Thanks for your information. It sounds like I did the right thing when I decided  to  use other cases. However the Hornady 25-06 cartridges that I fired were quite accurate for factory ammo.

David a. Cogburn

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mashburn posted this 5 weeks ago

Hello RicinYakima,

Thanks for your reply and Info.

Mashburn

David a. Cogburn

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mashburn posted this 5 weeks ago

Hello Lotech

Thanks for your comments. I don't plan on using any Hornady cases because I have thousands of good cases. I think I will call Hornady. It would be interesting to see what they have to say.

Mashburn

David a. Cogburn

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Squid Boy posted this 5 weeks ago

Mashburn, did you try to measure the pocket depth?  I am wondering if there isn't something else going on. I use a lot of Hornady brass for my 450-400 nitro and never had an issue with primers. Their bullets however copper the barrels very badly and I switched to Woodleigh. I would like to hear what Hornady has to say. Thanks, Squid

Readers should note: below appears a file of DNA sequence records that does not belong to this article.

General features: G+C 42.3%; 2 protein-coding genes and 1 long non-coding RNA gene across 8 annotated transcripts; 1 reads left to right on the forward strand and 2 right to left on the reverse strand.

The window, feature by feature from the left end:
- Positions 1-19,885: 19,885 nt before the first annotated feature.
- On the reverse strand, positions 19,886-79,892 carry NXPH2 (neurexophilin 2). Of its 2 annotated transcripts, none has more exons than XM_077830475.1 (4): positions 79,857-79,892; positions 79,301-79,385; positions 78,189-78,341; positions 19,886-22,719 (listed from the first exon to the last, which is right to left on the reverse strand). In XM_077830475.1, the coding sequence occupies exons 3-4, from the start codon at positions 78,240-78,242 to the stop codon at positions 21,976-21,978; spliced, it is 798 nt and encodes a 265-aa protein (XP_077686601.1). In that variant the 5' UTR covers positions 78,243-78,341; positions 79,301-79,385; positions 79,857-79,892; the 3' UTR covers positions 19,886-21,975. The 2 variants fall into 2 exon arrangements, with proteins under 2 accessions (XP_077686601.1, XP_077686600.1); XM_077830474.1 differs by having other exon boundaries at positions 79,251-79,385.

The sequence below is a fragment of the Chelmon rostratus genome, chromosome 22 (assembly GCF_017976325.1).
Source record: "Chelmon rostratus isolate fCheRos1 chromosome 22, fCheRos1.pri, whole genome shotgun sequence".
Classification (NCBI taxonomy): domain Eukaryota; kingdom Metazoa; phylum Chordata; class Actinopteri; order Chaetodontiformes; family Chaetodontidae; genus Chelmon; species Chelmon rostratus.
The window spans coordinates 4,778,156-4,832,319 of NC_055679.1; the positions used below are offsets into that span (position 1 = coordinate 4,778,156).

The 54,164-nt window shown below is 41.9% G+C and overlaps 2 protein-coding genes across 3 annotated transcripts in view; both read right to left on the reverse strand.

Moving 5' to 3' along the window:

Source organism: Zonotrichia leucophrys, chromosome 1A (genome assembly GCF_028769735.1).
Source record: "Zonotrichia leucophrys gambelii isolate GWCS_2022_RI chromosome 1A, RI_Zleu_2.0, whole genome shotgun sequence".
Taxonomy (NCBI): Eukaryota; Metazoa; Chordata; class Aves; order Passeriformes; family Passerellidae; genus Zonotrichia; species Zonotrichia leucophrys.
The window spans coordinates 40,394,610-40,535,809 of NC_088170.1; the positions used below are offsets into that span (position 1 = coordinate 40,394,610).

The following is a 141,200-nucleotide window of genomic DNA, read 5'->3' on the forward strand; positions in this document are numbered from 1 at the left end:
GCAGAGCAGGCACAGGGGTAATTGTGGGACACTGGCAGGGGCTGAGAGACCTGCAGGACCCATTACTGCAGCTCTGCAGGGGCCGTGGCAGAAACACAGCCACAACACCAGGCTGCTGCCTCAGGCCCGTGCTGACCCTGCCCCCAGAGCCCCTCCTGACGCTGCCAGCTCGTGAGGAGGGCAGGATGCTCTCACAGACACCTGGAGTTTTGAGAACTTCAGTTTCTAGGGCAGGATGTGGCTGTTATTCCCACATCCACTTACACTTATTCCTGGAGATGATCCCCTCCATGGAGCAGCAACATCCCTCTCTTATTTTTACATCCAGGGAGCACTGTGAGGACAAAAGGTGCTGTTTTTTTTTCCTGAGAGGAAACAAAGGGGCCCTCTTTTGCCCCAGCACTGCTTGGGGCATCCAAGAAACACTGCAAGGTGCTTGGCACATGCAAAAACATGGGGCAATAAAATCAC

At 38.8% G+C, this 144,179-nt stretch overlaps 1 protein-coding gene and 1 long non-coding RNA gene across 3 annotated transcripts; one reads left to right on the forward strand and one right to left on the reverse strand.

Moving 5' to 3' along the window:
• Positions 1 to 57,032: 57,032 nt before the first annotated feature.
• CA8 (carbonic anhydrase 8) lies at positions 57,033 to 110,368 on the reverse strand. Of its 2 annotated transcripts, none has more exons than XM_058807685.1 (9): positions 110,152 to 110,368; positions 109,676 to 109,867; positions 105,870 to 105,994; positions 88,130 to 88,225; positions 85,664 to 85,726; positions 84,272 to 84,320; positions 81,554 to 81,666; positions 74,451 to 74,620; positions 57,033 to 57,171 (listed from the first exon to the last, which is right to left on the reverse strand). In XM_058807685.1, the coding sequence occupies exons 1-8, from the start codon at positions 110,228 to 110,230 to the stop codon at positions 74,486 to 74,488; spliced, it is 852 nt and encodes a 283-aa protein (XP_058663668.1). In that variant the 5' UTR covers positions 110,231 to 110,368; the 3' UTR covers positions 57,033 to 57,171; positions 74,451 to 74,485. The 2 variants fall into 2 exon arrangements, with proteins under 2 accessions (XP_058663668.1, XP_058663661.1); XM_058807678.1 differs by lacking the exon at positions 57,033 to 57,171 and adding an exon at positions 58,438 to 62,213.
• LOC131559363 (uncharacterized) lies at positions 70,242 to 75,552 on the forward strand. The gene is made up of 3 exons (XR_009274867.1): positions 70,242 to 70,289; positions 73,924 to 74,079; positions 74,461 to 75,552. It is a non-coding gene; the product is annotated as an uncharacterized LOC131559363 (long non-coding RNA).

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mashburn posted this 5 weeks ago

Hello Squid Boy,

Yes I did measure the primer pocket depth and they were all shallow; uniform in depth but shallow. When I talk to Hornady I will post what they said. Thanks for your reply and information.

Mashburn

David a. Cogburn

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erj145 posted this 5 weeks ago

Mashburn,I had the same problem with some Hornady 30-30 brass a couple of years ago. I  think RicinYakima had the answer. I have used Hornady brass in other calibers without issue.

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mashburn posted this 5 weeks ago

Hello erj145,

Thanks for the information. I am going to call Hornady when I get around to it and see what they have to say.

Thanks,

Mashburn

David a. Cogburn

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Ross Smith posted this 4 weeks ago

Mash: I had the same experience with the factory .223 match ammo. Just didn't reload for beans for me and the case weight was the only parameter I pursued. I do find other problems with other "range brass" and loose primer pockets is one. That's on presumably once fired brass. I bought 100 winchester brass for my 30-30 and I had to completely re work the brass, size, trim, etc. But when I got done , they were all ok. By the way ,winchester put a note in the bag stating the brass might be dented,squished and long. They were .